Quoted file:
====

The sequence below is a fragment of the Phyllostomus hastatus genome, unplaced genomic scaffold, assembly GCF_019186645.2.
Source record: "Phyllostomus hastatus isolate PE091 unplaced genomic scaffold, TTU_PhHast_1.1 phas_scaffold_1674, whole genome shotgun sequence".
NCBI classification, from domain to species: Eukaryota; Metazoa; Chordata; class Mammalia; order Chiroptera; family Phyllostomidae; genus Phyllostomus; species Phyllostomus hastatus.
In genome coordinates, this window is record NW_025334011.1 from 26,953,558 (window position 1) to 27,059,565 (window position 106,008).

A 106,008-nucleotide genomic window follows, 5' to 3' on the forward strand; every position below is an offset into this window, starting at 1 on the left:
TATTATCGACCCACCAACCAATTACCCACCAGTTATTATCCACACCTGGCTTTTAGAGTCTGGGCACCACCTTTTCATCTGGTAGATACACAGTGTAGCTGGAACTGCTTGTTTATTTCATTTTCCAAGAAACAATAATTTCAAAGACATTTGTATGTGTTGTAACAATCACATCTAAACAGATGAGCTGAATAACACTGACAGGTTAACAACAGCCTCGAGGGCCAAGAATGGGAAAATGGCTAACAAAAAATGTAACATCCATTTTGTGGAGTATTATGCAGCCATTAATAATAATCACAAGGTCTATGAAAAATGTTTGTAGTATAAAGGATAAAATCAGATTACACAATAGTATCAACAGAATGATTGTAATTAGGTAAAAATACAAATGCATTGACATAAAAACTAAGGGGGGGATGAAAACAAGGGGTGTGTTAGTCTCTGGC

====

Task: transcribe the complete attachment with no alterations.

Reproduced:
The sequence below is a fragment of the Phyllostomus hastatus genome, unplaced genomic scaffold, assembly GCF_019186645.2.
Source record: "Phyllostomus hastatus isolate PE091 unplaced genomic scaffold, TTU_PhHast_1.1 phas_scaffold_1674, whole genome shotgun sequence".
NCBI classification, from domain to species: Eukaryota; Metazoa; Chordata; class Mammalia; order Chiroptera; family Phyllostomidae; genus Phyllostomus; species Phyllostomus hastatus.
In genome coordinates, this window is record NW_025334011.1 from 26,953,558 (window position 1) to 27,059,565 (window position 106,008).

A 106,008-nucleotide genomic window follows, 5' to 3' on the forward strand; every position below is an offset into this window, starting at 1 on the left:
TATTATCGACCCACCAACCAATTACCCACCAGTTATTATCCACACCTGGCTTTTAGAGTCTGGGCACCACCTTTTCATCTGGTAGATACACAGTGTAGCTGGAACTGCTTGTTTATTTCATTTTCCAAGAAACAATAATTTCAAAGACATTTGTATGTGTTGTAACAATCACATCTAAACAGATGAGCTGAATAACACTGACAGGTTAACAACAGCCTCGAGGGCCAAGAATGGGAAAATGGCTAACAAAAAATGTAACATCCATTTTGTGGAGTATTATGCAGCCATTAATAATAATCACAAGGTCTATGAAAAATGTTTGTAGTATAAAGGATAAAATCAGATTACACAATAGTATCAACAGAATGATTGTAATTAGGTAAAAATACAAATGCATTGACATAAAAACTAAGGGGGGGATGAAAACAAGGGGTGTGTTAGTCTCTGGC